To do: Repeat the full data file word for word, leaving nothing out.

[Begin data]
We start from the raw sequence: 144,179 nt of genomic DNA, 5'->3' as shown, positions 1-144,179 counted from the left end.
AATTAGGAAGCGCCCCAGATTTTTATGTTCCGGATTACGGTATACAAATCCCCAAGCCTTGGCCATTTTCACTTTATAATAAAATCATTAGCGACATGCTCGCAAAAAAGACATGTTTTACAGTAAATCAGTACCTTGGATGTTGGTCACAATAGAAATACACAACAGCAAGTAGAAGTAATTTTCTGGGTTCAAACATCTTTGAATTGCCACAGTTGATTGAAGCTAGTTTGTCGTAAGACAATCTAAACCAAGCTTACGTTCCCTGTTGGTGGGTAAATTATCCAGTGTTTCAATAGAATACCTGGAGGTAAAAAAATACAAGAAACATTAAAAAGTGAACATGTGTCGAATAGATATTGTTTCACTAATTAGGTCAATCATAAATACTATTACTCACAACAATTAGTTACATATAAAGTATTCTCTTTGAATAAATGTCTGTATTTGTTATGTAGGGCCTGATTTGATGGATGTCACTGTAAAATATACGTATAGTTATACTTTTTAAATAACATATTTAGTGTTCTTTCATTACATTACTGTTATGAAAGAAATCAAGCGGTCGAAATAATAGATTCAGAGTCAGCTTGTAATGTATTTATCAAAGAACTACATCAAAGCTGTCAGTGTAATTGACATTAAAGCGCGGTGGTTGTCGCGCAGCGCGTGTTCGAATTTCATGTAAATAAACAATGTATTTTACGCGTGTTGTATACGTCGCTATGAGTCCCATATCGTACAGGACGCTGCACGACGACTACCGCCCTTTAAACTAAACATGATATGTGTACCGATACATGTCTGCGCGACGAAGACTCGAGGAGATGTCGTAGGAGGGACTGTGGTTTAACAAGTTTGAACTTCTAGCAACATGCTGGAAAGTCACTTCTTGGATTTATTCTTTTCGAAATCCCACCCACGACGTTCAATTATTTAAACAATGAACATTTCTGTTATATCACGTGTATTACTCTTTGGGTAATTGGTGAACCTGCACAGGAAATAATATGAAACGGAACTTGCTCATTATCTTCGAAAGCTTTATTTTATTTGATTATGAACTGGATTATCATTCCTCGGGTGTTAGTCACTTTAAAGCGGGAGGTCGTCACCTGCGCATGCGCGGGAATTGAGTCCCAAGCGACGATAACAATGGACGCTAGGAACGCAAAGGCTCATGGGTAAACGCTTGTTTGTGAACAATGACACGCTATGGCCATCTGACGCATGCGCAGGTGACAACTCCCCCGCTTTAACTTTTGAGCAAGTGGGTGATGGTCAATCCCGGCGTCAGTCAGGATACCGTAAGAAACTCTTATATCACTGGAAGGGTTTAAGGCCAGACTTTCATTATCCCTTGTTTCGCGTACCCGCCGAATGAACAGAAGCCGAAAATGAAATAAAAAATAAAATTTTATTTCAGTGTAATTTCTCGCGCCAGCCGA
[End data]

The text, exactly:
We start from the raw sequence: 144,179 nt of genomic DNA, 5'->3' as shown, positions 1-144,179 counted from the left end.
AATTAGGAAGCGCCCCAGATTTTTATGTTCCGGATTACGGTATACAAATCCCCAAGCCTTGGCCATTTTCACTTTATAATAAAATCATTAGCGACATGCTCGCAAAAAAGACATGTTTTACAGTAAATCAGTACCTTGGATGTTGGTCACAATAGAAATACACAACAGCAAGTAGAAGTAATTTTCTGGGTTCAAACATCTTTGAATTGCCACAGTTGATTGAAGCTAGTTTGTCGTAAGACAATCTAAACCAAGCTTACGTTCCCTGTTGGTGGGTAAATTATCCAGTGTTTCAATAGAATACCTGGAGGTAAAAAAATACAAGAAACATTAAAAAGTGAACATGTGTCGAATAGATATTGTTTCACTAATTAGGTCAATCATAAATACTATTACTCACAACAATTAGTTACATATAAAGTATTCTCTTTGAATAAATGTCTGTATTTGTTATGTAGGGCCTGATTTGATGGATGTCACTGTAAAATATACGTATAGTTATACTTTTTAAATAACATATTTAGTGTTCTTTCATTACATTACTGTTATGAAAGAAATCAAGCGGTCGAAATAATAGATTCAGAGTCAGCTTGTAATGTATTTATCAAAGAACTACATCAAAGCTGTCAGTGTAATTGACATTAAAGCGCGGTGGTTGTCGCGCAGCGCGTGTTCGAATTTCATGTAAATAAACAATGTATTTTACGCGTGTTGTATACGTCGCTATGAGTCCCATATCGTACAGGACGCTGCACGACGACTACCGCCCTTTAAACTAAACATGATATGTGTACCGATACATGTCTGCGCGACGAAGACTCGAGGAGATGTCGTAGGAGGGACTGTGGTTTAACAAGTTTGAACTTCTAGCAACATGCTGGAAAGTCACTTCTTGGATTTATTCTTTTCGAAATCCCACCCACGACGTTCAATTATTTAAACAATGAACATTTCTGTTATATCACGTGTATTACTCTTTGGGTAATTGGTGAACCTGCACAGGAAATAATATGAAACGGAACTTGCTCATTATCTTCGAAAGCTTTATTTTATTTGATTATGAACTGGATTATCATTCCTCGGGTGTTAGTCACTTTAAAGCGGGAGGTCGTCACCTGCGCATGCGCGGGAATTGAGTCCCAAGCGACGATAACAATGGACGCTAGGAACGCAAAGGCTCATGGGTAAACGCTTGTTTGTGAACAATGACACGCTATGGCCATCTGACGCATGCGCAGGTGACAACTCCCCCGCTTTAACTTTTGAGCAAGTGGGTGATGGTCAATCCCGGCGTCAGTCAGGATACCGTAAGAAACTCTTATATCACTGGAAGGGTTTAAGGCCAGACTTTCATTATCCCTTGTTTCGCGTACCCGCCGAATGAACAGAAGCCGAAAATGAAATAAAAAATAAAATTTTATTTCAGTGTAATTTCTCGCGCCAGCCGA